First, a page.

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Olympic swimmer Rowdy Gaines said scammers pretended to hold his daughter hostage

Madison Gaines said the ordeal began Saturday when she received a phone call from a woman pretending to be a Colorado police officer.
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Olympic swimmer Rowdy Gaines is issuing a warning after his family almost became victims of a virtual kidnapping scam when they received a disturbing phone call from a stranger saying his daughter was being held hostage.

The terrifying ordeal began Saturday when Gaines' daughter, Madison, received a phone call from a woman pretending to be with the "Colorado Police Department," the college student said in a lengthy Facebook Live video posted Monday.

Madison said the woman told her she had a warrant out for her arrest because she didn't appear in court for a summons and then gave her an address in Colorado, where she attends college, to drive towards.

Unaware that the woman on the phone was not really with a police department, Madison drove to the address, which was a Walmart. Madison was then instructed to buy a pre-paid card and take money out of an ATM.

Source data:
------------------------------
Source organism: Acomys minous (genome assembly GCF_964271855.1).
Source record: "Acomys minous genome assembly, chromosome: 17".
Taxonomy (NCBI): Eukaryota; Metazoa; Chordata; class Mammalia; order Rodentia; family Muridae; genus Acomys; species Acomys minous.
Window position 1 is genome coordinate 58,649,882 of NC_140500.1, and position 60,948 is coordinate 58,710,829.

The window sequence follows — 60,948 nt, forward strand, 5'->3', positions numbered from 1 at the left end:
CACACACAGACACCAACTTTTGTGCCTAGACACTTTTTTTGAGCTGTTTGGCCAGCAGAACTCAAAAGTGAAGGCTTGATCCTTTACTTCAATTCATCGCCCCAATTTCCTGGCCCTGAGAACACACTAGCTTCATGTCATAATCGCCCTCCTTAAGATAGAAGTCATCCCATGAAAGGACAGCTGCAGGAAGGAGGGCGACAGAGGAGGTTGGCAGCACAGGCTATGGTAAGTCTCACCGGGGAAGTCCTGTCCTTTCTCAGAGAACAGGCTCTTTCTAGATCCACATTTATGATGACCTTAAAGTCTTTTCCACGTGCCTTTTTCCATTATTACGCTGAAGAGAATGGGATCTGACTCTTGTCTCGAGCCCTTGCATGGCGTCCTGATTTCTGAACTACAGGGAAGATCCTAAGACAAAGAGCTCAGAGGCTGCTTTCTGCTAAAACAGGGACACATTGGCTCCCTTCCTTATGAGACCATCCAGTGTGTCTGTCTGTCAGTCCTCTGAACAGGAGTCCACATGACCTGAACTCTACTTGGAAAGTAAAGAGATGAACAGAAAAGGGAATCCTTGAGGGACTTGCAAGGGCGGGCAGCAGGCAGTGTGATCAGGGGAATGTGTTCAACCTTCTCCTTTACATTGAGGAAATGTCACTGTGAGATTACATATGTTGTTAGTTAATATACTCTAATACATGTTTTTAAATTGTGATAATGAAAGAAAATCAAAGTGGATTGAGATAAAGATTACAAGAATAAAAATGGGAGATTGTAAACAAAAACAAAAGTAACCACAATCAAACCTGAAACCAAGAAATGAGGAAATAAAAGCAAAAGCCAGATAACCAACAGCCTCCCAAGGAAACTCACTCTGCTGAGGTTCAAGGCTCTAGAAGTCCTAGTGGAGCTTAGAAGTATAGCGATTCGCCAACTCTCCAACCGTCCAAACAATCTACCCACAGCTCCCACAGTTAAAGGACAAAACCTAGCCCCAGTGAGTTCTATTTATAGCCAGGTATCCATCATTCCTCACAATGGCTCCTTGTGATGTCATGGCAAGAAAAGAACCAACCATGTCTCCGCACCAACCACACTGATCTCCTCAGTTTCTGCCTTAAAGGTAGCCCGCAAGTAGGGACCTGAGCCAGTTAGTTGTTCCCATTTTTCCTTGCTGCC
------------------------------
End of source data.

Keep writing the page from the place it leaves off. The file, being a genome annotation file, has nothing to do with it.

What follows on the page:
While Madison was being directed to another location and on the phone with the woman, her parents received a phone call from a man pretending to have her hostage. Madison said the two somehow were able to get her and her parents on a three-way call.

"I could hear my dad. I could tell he was on the phone," she said. "I could hear my dad yelling at these people."

In a Facebook post, Gaines explained that the man who called him and his wife, Jude Zachea Gaines, demanded he drive to a nearby store and wait for instructions on what to do. He said during the call, the man threatened to kill Madison and then himself.

The couple was eventually able to alert the police, who told them the kidnapping was not real and the people they were talking to were scammers.

Gaines, a three-time Olympic gold medalist, called the incident a "terrifying nightmare."

"Our hope is this post will help others have a shield to these types of scams and create an awareness to others," Gaines posted.

Virtual kidnapping scams have been around for almost two decades. FBI Los Angeles Special Agent Erik Arbuthnot said in a 2017 report that it started happening more in the United States in 2015 and scammers typically choose various cities and will then cold-call "hundreds of numbers until innocent people fell for the scheme."